5 Big Ideas

Pros and Cons of Integrated Project Delivery


Why is IPD a Model for Consideration?
  • Financial alignment of design and construction.
  • Financial performance based on overall project outcome not individual firm performance.
  • Profit is at risk if project goals are not met around schedule and budget.
  • Team has "skin in the game" for activities during preconstruction.
  • Traditional silos removed to allow collaboration.
  • Complex projects can be collaboratively developed in new ways.




What are some of the Challenges with IPD?
  • Upfront investment required early in the project (cashflow cannot be delayed).
  • There is a diminishing return on preconstruction spend if design/permits take longer than planned.
  • Without adequate time and complexity on a project, it may not be possible to find savings to cover the upfront investment.
  • Owner's does not have a firm fixed cap on cost at the start of the project (it is debatable whether they ever really do in any delivery model).

Case Studies

Deep Dive IPD Case Study

Case Study of Implementation of Lean and Integrated Project Delivery on a $160M Medical Office Building Including Details on Validation, IPD Contract, Risk/Reward Plan, BIM, Lean Construction and Results.


IPD : Performance, Expectations and Future Use

IPDA and the University of Minnesota Detailed Study of 59 IPD Projects and Their Outcomes Based on the Participants Views.


IPD : Motivation and Means

IPDA and the University of Minnesota Detailed 10 IPD Projects with a Comparison of Tools, BIM, Structure, and Outcomes.


IPD for Small Projects?

An Owner Set Out to Deliver 3 Consecutive Small Projects with IPD and the Same Project Team.  This Case Study Explores What the Team Learned and Thoughts on IPD for Small Projects.



AIA and University of Minnesota Case Study on 12 IPD Projects based on a 2010 Report and Updated Here in 2012.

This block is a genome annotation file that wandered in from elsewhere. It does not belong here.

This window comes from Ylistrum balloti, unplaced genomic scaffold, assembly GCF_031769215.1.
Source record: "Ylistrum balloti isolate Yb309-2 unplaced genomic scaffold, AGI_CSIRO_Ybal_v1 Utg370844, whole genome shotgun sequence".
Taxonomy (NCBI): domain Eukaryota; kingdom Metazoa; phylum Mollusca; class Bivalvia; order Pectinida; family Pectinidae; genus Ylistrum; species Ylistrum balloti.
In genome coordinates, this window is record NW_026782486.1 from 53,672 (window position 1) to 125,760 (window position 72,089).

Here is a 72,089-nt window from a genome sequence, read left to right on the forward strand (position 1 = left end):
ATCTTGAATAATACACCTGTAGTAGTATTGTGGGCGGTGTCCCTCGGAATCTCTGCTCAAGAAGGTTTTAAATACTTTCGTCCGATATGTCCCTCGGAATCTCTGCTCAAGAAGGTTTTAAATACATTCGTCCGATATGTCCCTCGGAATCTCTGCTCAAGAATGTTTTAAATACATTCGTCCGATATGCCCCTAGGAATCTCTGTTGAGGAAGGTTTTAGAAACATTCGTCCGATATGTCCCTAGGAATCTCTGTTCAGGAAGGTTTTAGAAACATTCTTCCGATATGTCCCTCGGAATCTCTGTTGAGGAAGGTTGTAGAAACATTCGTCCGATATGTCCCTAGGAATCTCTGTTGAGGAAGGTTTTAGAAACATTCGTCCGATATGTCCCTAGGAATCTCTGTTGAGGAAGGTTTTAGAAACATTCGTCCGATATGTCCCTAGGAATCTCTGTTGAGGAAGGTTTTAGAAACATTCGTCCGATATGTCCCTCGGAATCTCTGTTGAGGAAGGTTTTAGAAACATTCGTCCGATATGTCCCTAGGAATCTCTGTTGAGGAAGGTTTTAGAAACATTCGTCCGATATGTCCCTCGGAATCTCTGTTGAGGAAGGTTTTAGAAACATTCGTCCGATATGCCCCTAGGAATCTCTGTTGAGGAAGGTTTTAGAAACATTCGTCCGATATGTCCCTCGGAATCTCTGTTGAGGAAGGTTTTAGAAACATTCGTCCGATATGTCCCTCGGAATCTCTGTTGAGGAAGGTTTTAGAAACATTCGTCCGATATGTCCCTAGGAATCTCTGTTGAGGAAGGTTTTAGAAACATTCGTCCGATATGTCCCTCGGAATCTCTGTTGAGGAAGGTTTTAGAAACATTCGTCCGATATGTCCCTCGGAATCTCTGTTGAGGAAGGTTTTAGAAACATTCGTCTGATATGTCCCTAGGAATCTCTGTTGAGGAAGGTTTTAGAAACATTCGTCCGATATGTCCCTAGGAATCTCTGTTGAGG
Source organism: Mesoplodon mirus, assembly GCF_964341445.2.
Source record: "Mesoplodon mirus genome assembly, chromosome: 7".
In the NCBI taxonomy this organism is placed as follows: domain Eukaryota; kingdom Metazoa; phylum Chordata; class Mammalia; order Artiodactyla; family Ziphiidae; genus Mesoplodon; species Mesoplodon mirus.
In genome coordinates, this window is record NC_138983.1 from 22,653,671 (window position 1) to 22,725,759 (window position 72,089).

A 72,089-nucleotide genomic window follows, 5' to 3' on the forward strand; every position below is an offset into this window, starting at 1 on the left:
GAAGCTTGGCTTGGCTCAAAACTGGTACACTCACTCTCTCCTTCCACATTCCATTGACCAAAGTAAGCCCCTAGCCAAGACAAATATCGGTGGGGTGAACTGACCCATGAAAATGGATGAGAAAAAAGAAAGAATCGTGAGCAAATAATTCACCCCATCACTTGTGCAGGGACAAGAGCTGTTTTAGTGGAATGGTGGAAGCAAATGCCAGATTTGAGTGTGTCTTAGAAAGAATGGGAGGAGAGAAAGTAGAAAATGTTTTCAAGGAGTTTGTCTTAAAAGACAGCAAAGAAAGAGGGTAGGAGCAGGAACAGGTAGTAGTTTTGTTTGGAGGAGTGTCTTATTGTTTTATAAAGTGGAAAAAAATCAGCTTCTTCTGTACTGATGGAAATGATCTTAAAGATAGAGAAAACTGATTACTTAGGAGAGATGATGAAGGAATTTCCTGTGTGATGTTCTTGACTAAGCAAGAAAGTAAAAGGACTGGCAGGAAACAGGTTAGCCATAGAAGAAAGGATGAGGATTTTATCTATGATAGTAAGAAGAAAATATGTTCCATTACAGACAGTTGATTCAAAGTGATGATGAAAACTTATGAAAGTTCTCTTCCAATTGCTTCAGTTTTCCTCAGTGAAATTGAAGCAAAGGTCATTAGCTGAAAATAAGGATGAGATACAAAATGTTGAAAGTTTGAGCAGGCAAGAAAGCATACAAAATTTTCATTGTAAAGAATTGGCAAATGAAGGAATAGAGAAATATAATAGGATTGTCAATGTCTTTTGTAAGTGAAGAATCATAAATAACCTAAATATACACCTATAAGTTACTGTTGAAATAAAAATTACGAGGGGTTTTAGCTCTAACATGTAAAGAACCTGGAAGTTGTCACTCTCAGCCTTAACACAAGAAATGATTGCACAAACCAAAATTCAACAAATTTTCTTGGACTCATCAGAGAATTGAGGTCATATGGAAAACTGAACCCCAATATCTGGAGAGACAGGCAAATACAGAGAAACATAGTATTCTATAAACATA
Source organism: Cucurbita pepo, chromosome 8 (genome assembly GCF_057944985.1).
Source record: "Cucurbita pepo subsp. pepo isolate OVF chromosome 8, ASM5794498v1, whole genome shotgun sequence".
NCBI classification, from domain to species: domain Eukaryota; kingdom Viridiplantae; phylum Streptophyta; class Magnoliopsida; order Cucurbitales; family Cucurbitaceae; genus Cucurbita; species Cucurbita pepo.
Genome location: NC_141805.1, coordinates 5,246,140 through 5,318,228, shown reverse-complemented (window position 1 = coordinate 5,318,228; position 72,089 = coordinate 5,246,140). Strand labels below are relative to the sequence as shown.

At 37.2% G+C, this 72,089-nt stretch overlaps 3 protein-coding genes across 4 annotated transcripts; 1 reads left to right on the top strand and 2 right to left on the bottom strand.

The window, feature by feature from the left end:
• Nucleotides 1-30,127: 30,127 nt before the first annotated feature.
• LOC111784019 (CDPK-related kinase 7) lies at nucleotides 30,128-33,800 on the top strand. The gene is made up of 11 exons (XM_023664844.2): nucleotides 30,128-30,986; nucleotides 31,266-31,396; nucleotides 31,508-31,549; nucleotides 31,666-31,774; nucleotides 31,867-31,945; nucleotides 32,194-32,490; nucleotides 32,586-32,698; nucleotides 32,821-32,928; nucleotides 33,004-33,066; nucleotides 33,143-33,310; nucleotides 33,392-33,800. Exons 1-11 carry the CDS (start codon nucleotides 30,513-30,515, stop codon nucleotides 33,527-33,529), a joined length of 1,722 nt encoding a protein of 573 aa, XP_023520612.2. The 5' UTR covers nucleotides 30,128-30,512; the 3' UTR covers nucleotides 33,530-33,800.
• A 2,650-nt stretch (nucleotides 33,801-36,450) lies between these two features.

Renee Cheng, Professor and Head of the School of Architecture at the University of Minnesota, reports out on Myths of Lean and Integrated Project Delivery after a study of 10 IPD Projects.

  • This study confirmed the following concepts!

    • Choosing the right people is more important than the delivery method and behavior can be driven (partially) with a contract.
    • Lean tools are flexible and IPD contracts are NOT too complicated.
    • New teams to Lean and Integrated Project Delivery can be successful.  Lean and Integrated Project Delivery work on more projects than just Large, Complex Healthcare ones.
    • Owners can, and do, get best value while the team earns a profit plus additional incentive.  These are not mutually exclusive.
    • IPD and IPD-lite are NOT the same: financial incentives and release of reliability really do drive better results.

James Pease, a Health Care Owner's Representative, reports out on the experiences with a commitment to delivering large capital projects with Lean and Integrated Project Delivery.

  • Key Highlights!

    • Improvement in projects leads to better patient care.
    • IPD produces greater schedule and budget reliability.
    • Design and Construction teams make more profit with less risk.
    • Improved reliability leads to improved trust within the Owner Organization between executives and project leaders.
    • Lean tools lead to success in a collaborative environment.